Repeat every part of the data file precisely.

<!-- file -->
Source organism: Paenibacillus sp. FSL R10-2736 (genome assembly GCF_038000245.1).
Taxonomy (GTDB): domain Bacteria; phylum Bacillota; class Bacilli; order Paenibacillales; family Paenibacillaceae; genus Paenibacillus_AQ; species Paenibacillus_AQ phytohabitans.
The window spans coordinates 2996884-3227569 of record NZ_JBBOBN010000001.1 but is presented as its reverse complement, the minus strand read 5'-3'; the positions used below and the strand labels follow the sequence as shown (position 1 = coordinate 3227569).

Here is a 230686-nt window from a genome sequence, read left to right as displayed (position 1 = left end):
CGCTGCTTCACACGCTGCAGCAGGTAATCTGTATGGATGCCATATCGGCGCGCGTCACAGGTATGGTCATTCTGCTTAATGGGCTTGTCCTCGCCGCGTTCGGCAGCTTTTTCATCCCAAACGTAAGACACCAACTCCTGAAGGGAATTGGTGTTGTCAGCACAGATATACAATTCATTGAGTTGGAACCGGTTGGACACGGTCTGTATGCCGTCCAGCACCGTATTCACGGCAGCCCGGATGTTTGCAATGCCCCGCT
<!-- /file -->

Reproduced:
Source organism: Paenibacillus sp. FSL R10-2736 (genome assembly GCF_038000245.1).
Taxonomy (GTDB): domain Bacteria; phylum Bacillota; class Bacilli; order Paenibacillales; family Paenibacillaceae; genus Paenibacillus_AQ; species Paenibacillus_AQ phytohabitans.
The window spans coordinates 2996884-3227569 of record NZ_JBBOBN010000001.1 but is presented as its reverse complement, the minus strand read 5'-3'; the positions used below and the strand labels follow the sequence as shown (position 1 = coordinate 3227569).

Here is a 230686-nt window from a genome sequence, read left to right as displayed (position 1 = left end):
CGCTGCTTCACACGCTGCAGCAGGTAATCTGTATGGATGCCATATCGGCGCGCGTCACAGGTATGGTCATTCTGCTTAATGGGCTTGTCCTCGCCGCGTTCGGCAGCTTTTTCATCCCAAACGTAAGACACCAACTCCTGAAGGGAATTGGTGTTGTCAGCACAGATATACAATTCATTGAGTTGGAACCGGTTGGACACGGTCTGTATGCCGTCCAGCACCGTATTCACGGCAGCCCGGATGTTTGCAATGCCCCGCT